I believe the only way to undo this sorta competitive mentality is with education. I’ve worked for both a school district and university where I could witness this first hand. The university banners around campus spoke much louder than the actions of the academic committees on which I served. Whoever the printing company that handled the football merchandising was making a mint. In the primary school district, I think there is definitely an effort to teach collaboration between students. But while collaboration is being taught, I think the overall lesson that seeps through to the students is that of test scores, athletic performance, and college acceptance rates… kinda the ‘real world’ is tough and life’s not fair mentality. And while I agree partially with the mentality and I and can see where it might help others succeed, I found that it’s a finite balancing act in which the majority of my successes in the ‘real world’ have been through collaborations and not competitions. I recently saw some sort of sports is life metaphor poster. I don’t even remember where it was or what sport because I’ve seen so many and there are literally thousands of sports life metaphors out there. Regardless, it always reminds me how much people tend to lean towards the life is competitive notion. And as much truth is in them, I think competing just to survive is something that no human should have to endure since we have the resources capable of sustaining the existing life on this planet. I think most modern democratic societies try to echo this same opinion in their laws. However, it’s entirely evident that in our current political climate, these polarized competitive opinions are being exemplified by many of our candidates and I think that’s merely a reflection of the general population. I believe it’s ever so important that this atmosphere of competition is quieted down a bit and I can’t help but reflect on the fall of the Roman Empire and this same gushing glorification of competition.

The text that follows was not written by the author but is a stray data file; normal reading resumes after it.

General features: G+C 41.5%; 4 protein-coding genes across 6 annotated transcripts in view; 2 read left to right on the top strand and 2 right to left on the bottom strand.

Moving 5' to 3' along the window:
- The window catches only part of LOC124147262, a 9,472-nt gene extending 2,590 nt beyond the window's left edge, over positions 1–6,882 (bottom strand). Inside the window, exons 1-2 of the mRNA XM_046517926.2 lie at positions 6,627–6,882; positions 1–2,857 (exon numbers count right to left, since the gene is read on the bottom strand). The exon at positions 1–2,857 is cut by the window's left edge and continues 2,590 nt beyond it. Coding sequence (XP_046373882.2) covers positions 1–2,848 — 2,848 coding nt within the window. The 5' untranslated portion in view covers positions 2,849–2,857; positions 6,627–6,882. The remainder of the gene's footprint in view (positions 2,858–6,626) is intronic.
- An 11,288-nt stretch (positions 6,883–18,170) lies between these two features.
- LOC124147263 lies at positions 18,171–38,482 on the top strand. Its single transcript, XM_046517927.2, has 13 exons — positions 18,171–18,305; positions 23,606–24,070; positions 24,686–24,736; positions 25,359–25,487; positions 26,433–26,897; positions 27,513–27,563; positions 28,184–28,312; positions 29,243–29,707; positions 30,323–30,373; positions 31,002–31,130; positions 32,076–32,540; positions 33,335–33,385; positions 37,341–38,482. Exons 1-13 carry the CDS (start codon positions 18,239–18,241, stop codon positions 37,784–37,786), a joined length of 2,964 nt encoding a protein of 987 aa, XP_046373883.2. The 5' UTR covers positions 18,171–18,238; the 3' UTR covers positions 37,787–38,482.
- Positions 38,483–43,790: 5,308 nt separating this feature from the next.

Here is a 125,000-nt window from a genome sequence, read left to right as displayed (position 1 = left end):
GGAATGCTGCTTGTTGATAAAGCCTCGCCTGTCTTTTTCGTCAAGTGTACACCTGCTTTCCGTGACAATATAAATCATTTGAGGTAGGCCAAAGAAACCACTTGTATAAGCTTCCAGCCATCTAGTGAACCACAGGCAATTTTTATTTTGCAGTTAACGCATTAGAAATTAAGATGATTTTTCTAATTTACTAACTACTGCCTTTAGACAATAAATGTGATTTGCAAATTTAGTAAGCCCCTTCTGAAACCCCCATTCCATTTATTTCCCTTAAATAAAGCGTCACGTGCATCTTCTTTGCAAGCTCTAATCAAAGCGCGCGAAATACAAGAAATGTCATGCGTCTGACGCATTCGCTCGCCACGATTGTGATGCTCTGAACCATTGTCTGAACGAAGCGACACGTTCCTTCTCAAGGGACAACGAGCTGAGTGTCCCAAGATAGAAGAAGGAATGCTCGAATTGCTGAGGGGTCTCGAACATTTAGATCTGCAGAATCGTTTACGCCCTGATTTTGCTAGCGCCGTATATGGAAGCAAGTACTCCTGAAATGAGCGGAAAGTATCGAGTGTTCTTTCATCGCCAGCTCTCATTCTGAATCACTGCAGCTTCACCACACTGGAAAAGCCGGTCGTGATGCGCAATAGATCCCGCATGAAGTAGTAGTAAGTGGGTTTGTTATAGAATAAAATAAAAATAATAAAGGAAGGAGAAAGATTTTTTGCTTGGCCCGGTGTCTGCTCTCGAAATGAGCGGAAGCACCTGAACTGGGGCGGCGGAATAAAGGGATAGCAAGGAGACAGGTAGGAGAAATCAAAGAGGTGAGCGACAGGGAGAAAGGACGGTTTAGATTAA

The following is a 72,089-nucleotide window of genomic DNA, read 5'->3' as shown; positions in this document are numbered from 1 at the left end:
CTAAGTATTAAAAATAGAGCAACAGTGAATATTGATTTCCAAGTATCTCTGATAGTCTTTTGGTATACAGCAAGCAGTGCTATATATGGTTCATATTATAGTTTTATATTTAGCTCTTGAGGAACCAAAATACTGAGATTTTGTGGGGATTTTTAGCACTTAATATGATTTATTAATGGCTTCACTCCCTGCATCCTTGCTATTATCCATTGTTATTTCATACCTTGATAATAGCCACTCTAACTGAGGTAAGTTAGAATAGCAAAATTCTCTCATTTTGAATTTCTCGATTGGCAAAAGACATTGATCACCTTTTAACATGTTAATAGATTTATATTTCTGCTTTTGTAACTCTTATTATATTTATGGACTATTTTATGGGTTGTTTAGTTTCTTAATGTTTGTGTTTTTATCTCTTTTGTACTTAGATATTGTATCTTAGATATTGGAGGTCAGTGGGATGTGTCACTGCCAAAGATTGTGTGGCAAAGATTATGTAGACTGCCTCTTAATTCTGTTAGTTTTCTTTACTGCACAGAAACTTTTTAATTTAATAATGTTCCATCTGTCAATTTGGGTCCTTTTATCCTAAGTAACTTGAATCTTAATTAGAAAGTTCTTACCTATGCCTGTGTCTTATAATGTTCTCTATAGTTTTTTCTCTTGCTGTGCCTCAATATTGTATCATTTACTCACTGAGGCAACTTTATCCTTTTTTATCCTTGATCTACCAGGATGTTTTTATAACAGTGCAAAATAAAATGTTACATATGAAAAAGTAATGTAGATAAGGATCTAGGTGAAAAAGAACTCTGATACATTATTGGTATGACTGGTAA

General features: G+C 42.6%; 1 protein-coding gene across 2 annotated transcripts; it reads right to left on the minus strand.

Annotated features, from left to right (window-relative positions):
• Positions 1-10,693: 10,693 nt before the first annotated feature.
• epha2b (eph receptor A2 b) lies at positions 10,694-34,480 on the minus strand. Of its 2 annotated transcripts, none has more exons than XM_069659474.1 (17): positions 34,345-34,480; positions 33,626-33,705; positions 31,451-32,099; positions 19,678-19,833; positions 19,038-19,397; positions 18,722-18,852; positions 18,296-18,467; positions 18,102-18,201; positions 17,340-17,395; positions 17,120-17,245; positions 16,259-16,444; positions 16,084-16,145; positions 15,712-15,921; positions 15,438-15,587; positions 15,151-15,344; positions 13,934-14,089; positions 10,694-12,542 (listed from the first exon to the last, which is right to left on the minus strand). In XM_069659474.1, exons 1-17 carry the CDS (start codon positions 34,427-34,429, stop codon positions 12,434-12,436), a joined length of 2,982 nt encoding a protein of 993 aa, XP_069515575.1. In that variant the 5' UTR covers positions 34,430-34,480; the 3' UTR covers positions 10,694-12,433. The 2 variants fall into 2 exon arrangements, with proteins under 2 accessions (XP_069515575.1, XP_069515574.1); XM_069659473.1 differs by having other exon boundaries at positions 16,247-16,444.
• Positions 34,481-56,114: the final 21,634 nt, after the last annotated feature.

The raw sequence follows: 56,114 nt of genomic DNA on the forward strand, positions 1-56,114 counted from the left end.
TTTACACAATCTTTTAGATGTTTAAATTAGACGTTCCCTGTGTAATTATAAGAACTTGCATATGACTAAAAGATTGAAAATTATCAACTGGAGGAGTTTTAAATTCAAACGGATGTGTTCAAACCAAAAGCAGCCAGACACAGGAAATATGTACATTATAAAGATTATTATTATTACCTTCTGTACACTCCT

At this point, you might want to pigeonhole my thinking, but I do believe that competition is an important and healthy aspect of not only our society as a whole, but of our personalities and not just in a Darwinian sense. And while I cannot help but notice in conversation the one-upmanship of our competitive nature, I also try to recognize our compassionate and caring nature. Just this week, I had a conversation with my wife about medical responsibility in which I defended the rights of hospitals and doctors to compete and set their own rates because I believe that competition increases the levels their services. This same argument can apply to any number of differing practices and scenarios. Personally I’ve found that I like to challenge myself to little competitions to see if I can accomplish tasks and I’ve found this greatly increases the likelihood of doing so. It’s not different in any other arena and I believe it’s healthy to challenge one another in that same sense. Some of the greatest accomplishments of mankind have occurred under the guise of friendly competition.
But what are the consequences of competition and why do I think that collaboration more important than ever? We are living with an ever increasing population in an ever shrinking world. And while war and conflict are sometimes relevant competing forces, the consequences of global concerns, like climate change, are shared responsibilities that will no longer pit the competition of one country versus another. Likewise, our economies are so intertwined as to merit cooperation on the part of nations. The divides between us are getting smaller in the sense that information, and thus money and resources, travel at the speed of light. So what is an appropriate balance? I believe that there are certain aspects of our cultures that could simply forgo the competition. I don’t believe we should be an arms race with medicines and genetics. I don’t believe that any nation or corporation should be competing to acquire any of the finite resources of this planet. I might suggest that in some areas we should drop our competitive nature and start thinking more collaboratively. And as for now, I’d like to try and keep most of my competition confined to sport on the court and courses and do my best to act like a gentleman while doing so.